Ignitis Renewables is currently carrying out environmental impact assessment procedures in Vėžaičiai and Endriejavas elderships, assessing 40 potential wind plant sites. Their total power could reach up to 250 megawatts (MW). The company is also considering the installation of a solar park and electricity storage facilities in this part of Klaipėda District. 

5 March 2024
Ignitis Renewables gathers wind and meteorological measurements in the Baltic Sea

Ignitis Renewables, an international green energy company, continues the development of the first offshore wind farm in the Baltic States and is taking wind and meteorological measurements in the Baltic Sea that are necessary for the project. For this purpose, a floating measuring station with specialised equipment was brought to the maritime area of the future offshore wind farm.

The measuring station, which was put on a special buoy, will provide environmental monitoring data in real time to help make decisions on developing the project of strategic importance to Lithuania’s energy sector. These data will also help the company to achieve its goal to install offshore wind turbines of 700-megawatt (MW) capacity by 2030. Such capacity would meet up to a quarter of Lithuania’s current electricity demand.

“To have accurate data on prevailing wind speeds and other hydro-meteorological parameters such as wave height, direction and speed of currents, air and water temperature as well as bat activity in the maritime area of the offshore wind farm, our partner Fugro, towed one of their wind LiDAR buoy’s using specialised equipment to the maritime area of the future offshore wind farm and secured it,” says Dainius Stepanonis, Project Manager at Ignitis Renewables who is responsible for marine research.

According to him, this is a very important step in the implementation of the largest current energy project in Lithuania. World-class experts and the latest technology are used to carry out the work. “All the work in the territory will be completed within a few days, while the installed equipment will be left to collect and continuously transfer data remotely for at least a year, with the option, if necessary, to continue studies for a longer period,” says D. Stepanonis.

The expert from Ignitis Renewables clarifies that wind speed is measured at different altitudes from 20 to 280 metres, while water parameters are measured at depths of up to 4 metres. These data are crucial for selecting future wind turbine models, estimating the necessary investments, designing the turbine layout and their period of operation, and assessing other important aspects. Specialists conducting the studies are particularly interested in data of the winter period because in winter, the winds are the strongest and meteorological conditions are the worst.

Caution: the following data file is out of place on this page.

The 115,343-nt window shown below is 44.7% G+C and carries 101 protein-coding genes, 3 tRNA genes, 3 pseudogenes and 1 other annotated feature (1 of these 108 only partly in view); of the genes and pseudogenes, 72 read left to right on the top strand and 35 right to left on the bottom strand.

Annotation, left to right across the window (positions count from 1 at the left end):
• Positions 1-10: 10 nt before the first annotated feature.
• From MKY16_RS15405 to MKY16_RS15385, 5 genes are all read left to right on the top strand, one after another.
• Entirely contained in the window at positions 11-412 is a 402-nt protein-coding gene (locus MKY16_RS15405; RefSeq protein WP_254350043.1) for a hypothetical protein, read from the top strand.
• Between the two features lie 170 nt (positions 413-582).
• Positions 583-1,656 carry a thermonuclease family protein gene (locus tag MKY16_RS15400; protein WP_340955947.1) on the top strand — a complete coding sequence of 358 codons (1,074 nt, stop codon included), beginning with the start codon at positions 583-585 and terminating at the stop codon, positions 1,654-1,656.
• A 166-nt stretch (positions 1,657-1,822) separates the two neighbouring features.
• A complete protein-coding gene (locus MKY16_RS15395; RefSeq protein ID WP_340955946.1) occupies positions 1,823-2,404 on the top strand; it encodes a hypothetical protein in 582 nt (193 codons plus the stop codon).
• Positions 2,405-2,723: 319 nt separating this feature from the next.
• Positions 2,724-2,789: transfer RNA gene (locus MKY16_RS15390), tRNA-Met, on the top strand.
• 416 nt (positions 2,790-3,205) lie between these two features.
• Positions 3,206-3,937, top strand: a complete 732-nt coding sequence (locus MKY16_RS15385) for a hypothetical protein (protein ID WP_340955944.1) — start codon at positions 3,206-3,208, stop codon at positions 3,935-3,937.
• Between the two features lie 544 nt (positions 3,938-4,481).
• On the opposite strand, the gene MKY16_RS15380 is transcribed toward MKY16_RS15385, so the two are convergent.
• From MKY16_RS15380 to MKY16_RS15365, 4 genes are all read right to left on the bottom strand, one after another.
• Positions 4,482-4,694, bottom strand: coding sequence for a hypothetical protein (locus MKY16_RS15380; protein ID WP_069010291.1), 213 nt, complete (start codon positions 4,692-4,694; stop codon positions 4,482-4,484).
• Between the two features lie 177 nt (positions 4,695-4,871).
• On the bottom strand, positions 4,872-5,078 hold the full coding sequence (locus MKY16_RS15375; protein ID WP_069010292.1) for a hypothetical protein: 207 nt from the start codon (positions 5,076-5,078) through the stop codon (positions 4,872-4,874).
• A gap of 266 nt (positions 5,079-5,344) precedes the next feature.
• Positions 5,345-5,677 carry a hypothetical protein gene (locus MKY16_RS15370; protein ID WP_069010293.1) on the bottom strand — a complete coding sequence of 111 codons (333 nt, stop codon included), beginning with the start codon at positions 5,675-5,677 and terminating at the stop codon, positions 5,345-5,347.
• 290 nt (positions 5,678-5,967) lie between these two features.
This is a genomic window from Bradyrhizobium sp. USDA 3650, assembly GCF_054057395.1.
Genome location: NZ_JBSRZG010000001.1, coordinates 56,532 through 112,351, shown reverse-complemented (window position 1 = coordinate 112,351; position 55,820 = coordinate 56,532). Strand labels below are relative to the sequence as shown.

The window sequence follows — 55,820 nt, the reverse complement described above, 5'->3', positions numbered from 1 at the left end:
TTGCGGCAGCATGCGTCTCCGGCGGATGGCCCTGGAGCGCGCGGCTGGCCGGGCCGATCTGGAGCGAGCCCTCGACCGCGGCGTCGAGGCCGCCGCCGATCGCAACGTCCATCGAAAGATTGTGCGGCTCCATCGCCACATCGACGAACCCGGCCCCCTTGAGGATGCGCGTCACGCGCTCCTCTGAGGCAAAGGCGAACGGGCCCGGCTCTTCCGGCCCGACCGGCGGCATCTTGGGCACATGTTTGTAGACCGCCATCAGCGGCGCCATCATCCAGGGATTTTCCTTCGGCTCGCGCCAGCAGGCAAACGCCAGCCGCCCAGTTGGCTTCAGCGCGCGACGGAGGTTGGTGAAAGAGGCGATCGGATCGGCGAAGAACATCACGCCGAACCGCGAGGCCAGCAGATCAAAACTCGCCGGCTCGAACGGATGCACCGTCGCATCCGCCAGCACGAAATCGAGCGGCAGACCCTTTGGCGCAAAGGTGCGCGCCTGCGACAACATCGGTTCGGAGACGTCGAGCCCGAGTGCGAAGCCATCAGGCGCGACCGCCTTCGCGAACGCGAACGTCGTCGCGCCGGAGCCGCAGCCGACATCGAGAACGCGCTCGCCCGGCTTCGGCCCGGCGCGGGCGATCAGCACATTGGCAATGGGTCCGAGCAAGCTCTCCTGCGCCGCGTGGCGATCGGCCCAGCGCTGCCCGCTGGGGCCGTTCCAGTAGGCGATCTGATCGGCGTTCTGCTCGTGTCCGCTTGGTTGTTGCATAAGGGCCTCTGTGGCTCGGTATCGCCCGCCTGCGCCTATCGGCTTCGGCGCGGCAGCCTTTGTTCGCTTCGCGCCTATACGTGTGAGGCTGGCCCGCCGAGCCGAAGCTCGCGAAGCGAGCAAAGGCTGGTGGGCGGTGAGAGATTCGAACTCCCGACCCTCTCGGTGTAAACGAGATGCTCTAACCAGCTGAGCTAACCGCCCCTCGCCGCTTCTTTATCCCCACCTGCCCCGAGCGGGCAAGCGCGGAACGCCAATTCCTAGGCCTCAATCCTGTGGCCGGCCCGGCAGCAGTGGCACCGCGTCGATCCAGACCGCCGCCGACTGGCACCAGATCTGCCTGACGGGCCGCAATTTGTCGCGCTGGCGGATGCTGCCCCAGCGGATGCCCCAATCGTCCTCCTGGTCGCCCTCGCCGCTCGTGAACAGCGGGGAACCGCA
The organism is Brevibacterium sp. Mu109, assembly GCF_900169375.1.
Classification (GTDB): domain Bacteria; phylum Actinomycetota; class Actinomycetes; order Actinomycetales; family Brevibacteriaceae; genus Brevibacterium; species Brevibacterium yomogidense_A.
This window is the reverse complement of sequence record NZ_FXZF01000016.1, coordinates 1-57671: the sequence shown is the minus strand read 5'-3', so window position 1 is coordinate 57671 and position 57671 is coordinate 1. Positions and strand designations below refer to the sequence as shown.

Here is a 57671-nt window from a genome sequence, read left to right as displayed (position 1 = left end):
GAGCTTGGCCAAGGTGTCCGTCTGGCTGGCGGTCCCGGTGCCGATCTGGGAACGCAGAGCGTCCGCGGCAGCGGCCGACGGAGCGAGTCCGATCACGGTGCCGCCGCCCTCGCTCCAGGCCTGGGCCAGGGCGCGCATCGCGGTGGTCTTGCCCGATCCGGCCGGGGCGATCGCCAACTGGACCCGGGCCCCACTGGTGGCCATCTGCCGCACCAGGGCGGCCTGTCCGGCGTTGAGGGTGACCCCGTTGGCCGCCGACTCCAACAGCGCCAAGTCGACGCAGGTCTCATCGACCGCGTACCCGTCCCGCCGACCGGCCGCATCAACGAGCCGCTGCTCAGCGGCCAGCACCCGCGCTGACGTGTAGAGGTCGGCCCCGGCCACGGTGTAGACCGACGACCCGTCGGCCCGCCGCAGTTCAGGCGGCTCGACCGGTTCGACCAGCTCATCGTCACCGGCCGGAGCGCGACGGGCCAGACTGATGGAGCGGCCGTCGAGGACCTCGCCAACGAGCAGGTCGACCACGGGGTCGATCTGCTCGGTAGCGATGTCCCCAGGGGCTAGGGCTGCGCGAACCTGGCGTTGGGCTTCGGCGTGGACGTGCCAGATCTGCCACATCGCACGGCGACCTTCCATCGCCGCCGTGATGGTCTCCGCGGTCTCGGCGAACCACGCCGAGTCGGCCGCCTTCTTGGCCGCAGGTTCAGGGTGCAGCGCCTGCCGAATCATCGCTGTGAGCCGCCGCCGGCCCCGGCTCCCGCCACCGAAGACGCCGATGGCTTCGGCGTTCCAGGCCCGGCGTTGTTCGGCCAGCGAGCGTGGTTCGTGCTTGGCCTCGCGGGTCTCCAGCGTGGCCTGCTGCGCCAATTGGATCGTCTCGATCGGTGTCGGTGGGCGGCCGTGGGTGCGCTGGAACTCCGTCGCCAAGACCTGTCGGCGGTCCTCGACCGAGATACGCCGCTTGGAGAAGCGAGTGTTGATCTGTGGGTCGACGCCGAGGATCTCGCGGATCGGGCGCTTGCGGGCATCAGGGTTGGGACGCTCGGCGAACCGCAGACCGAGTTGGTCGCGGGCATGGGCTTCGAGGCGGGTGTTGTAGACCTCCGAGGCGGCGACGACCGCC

It is planned that Lithuania will be the first of the Baltic States to have an offshore wind farm. The maritime area in the Baltic Sea designated for the offshore wind farm is approximately 120 square kilometres and is located at least 36 km away from the shore, approximately 60 km away from the Port of Klaipėda. The depth at the maritime area ranges from 28 to 48 metres, and the average annual wind speed there is around 9–10 m/s. It is these data that will be adjusted during this stage. 

The number of wind turbines to be erected there will be up to 55, with a maximum height of around 350 metres. All of these parameters will depend on the findings of studies, the environmental impact assessment, adopted technologies and other conditions. Based on the currently available information, the capacity, location of the wind turbines, their distance from the shore as well as the sea depth are all suitable for wind energy development and corresponds to the scope and conditions of other offshore wind farm projects in Europe.

Offshore wind is much more efficient and reliable for generating electricity compared to onshore wind. At sea, the wind is not obstructed by natural barriers such as trees, mountains or buildings. This makes electricity generation more efficient and reliable. Offshore wind is an especially reliable energy source as green electricity can be generated even when wind speed on the shore seems low.